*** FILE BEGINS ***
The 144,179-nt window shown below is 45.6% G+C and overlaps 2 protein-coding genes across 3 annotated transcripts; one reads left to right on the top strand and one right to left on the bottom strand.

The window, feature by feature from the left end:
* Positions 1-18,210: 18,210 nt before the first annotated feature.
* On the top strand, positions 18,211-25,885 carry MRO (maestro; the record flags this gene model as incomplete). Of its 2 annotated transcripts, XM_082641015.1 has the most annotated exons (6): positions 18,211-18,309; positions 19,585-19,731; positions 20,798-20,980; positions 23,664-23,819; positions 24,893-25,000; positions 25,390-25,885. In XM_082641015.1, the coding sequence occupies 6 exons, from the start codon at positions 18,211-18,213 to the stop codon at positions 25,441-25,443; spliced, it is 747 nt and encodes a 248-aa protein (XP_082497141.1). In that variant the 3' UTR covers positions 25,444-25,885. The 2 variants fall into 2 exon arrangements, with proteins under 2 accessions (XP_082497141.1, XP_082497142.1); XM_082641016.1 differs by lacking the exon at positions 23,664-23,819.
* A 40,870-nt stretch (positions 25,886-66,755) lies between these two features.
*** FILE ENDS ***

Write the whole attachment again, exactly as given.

The 144,179-nt window shown below is 45.6% G+C and overlaps 2 protein-coding genes across 3 annotated transcripts; one reads left to right on the top strand and one right to left on the bottom strand.

The window, feature by feature from the left end:
* Positions 1-18,210: 18,210 nt before the first annotated feature.
* On the top strand, positions 18,211-25,885 carry MRO (maestro; the record flags this gene model as incomplete). Of its 2 annotated transcripts, XM_082641015.1 has the most annotated exons (6): positions 18,211-18,309; positions 19,585-19,731; positions 20,798-20,980; positions 23,664-23,819; positions 24,893-25,000; positions 25,390-25,885. In XM_082641015.1, the coding sequence occupies 6 exons, from the start codon at positions 18,211-18,213 to the stop codon at positions 25,441-25,443; spliced, it is 747 nt and encodes a 248-aa protein (XP_082497141.1). In that variant the 3' UTR covers positions 25,444-25,885. The 2 variants fall into 2 exon arrangements, with proteins under 2 accessions (XP_082497141.1, XP_082497142.1); XM_082641016.1 differs by lacking the exon at positions 23,664-23,819.
* A 40,870-nt stretch (positions 25,886-66,755) lies between these two features.